I Feel Alright - Space Boozzies (Outtaspace)

i feel alrightWith Sydney's long-running Dunhill Blues on hiatus, bassist Adam has opted to crank up the rumble with a new band, Space Boozies. "I Feel Alright" is their debut LP.

The Dunnies have been through several phases - garage big band, thrash country rock and battered blues rock - and but for a few superficial similiarities, Space Boozies sound a lot like none of them.

The Boozzies keep it short and sharp but there's a touch of bitter-sweet jangle in the guitars. Their music is still parked in the garage, but it's not as determinedly abrasive. Think of them as an Antipodean version of The Raunch Hands. Music to drink rather than to think by.

Where the Dunhill Blues wanted to tickle Nick Cave, Space Boozzies are keen to share some quality time with Australia's Queen of Decollage ("Tonia Todman's House") and swap egg recipes with Peter Russell-Clarke. The irreverence of the Dunnies hasn't gone away.

Stand for Nothing - Hip Priests (Gods Candy Records/Ghost Highway Recordings/ Speedowax Records/Digital Warfare)

stand for nothingThe Hip Priests are angry as fuck and want you to know about it. The urgency and energy of past albums are intact but leery innuendos and odes to drinkis-and-drugs excess are toned down on their latest long-player, replaced by a seething fury.

There's no mistaking the target of the musical Exocet that's opening track "Welcome To Shit Island". It's an all-guitars-blazing assault on the pro-Brexit brigade wrapped up in a punk rock letter bomb. And there's more in store on the other nine tracks - with a focus on everyone from the forces that would wipe out rock and roll to the man down the road at number 19. .

Hip Priests hail from Nottingham in the UK and if you think Little John's longbow was the most dangerous thing to come out of Sherwood Forest, adjust your green tights. The Priests play it like Backyard Babies. TBNGR and the 'Copters - which means they sound like all those dirty arse Scandirock bands of the late '90s and early '00s. 

You could say "Stand For Nothing" is not for the faint-hearted or the hard of hearing. You would be right. You could also say Hip Priests are in that last-man-standing category of Real Rock and Roll Bands. Correct again. You win a cigar. 

All the Young Droogs. 60 Juvenile Delinquent Wrecks, Rock’N’Glam (And A Flavour Of Bubblegum) From The 70’s - Various Artists (Cherry Red)

All the Young DroogsWhat a fucking great title. Almost as good as The Clash's "All the Young Punks" - itself a take on that Bowie song "All the Young Dudes" - wonder how many 1977 punks got that? Even though it was right in their alley?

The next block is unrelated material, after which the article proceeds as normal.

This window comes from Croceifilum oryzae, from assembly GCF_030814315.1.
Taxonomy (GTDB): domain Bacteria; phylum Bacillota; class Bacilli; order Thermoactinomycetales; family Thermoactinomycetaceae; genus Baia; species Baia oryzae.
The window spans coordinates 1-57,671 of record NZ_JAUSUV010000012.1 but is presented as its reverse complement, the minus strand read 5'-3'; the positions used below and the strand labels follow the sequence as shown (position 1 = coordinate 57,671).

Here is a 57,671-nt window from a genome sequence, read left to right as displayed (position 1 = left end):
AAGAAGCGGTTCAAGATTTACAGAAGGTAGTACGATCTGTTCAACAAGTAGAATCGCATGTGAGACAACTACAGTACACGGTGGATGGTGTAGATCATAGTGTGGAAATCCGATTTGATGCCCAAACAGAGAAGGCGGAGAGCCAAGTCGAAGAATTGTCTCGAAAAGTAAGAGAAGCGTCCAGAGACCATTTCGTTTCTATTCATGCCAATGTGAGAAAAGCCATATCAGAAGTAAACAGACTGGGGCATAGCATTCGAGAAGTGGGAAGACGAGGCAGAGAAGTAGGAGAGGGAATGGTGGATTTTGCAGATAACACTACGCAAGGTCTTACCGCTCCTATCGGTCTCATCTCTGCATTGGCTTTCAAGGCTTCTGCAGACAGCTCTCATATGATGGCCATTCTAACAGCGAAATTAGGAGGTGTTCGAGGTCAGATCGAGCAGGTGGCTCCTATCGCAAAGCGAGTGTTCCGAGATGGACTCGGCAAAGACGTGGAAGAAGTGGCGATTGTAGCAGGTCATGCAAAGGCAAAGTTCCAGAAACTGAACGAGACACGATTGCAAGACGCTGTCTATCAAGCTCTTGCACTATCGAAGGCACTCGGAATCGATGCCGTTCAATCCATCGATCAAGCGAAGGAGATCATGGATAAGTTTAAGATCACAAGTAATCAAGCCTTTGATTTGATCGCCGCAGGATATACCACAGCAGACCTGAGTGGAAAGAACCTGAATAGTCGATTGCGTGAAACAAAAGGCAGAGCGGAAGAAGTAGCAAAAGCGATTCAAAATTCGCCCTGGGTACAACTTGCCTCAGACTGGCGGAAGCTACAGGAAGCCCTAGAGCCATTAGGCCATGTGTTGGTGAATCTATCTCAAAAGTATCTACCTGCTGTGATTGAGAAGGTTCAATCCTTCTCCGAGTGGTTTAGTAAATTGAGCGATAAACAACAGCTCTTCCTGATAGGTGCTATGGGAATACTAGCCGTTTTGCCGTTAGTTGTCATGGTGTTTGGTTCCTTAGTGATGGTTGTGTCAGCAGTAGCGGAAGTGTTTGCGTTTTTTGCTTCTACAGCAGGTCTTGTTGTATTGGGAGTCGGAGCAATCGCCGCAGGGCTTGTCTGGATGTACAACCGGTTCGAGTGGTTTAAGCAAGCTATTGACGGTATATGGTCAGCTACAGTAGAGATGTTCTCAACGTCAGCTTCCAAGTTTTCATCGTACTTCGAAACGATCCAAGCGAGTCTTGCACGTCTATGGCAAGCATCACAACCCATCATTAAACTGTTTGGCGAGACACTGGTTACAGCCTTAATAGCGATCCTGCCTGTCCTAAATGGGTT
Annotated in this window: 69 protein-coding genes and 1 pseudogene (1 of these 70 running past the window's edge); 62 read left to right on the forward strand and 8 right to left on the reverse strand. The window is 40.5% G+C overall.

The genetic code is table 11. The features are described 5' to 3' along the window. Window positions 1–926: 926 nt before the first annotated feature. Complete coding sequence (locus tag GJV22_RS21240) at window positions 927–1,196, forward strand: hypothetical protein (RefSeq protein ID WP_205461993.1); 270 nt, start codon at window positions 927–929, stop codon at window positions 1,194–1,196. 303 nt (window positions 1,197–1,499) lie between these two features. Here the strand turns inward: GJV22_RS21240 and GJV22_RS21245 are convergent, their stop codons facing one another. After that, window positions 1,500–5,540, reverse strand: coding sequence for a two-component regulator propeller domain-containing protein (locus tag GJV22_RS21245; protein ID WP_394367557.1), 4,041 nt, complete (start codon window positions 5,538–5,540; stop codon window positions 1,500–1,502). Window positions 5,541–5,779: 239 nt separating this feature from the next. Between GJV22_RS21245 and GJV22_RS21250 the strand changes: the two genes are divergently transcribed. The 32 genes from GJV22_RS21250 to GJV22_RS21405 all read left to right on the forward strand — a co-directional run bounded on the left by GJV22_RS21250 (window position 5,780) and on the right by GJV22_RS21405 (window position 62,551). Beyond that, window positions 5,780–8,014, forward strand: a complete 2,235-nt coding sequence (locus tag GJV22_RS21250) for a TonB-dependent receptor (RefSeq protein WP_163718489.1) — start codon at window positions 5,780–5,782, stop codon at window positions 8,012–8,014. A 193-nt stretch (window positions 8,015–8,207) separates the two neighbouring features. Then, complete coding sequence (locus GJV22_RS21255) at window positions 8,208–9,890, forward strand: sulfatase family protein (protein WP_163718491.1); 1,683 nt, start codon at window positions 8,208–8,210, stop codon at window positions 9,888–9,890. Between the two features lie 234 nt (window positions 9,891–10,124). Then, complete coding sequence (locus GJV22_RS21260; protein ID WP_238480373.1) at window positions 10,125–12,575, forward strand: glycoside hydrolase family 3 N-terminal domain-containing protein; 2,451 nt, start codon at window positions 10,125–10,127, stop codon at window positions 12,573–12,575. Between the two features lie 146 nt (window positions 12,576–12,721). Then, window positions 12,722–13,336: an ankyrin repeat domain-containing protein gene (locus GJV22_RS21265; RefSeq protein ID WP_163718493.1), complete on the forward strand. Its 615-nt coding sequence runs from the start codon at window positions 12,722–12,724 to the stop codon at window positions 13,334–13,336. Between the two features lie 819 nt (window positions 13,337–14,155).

You know how, during summer, assorted neighbours will play loud music, usually horrible, and, when the hours wind down and the drink begins to blur the world, they get maudlin and soppy and play those lachrymose ballads...? Sure you do. Well, when this happens at 230 am, that is your cue to dash over, swap their copy of Kamahl's Greatest Hits with any one of these three discs, flick the switch and revel in their dismay.

Either that or, rather suddenly, the party's on again and the police want to know your personal details. Again.

Cherry Red describe this collection as "60 tracks of the finest slices of JSG in its various guises, as established by collectors around the world over the past decade. Including tracks from the USA, New Zealand, Netherlands, Sweden, Iceland, Australia as well as homegrown UK. Some previously unreleased, many first time on CD."

Hey Sydney: Make a date with The Golden Rail

somtimes when lgeThe Golden Rail are bringing their consumate Mellbourne via Perth guitar pop to Sydney for two shows this month to launch their new album “Sometimes When”.

As direct participants (or side players) in The Palisades, The Rainyard, Header, Summer Suns, DM3 and, more recently, The Jangle Band, The Golden Rail are eminently qualified to give Sydney a jangle pop lesson, and you can catch them at two shows.

Friday, February 16 finds them at a new venue, The Butcher’s Block, In Dulwich Hill where they’ll be supported by Inner Western Delta locals The Smart Folk. The next afternoon, The Golden Rail will play Gasoline Pony with John Kennedy’s 68 Comeback Special. You can hear and buy the album here.

 

Nuder than Nuder than Nude - The Nudists (Swashbuckling Hobo)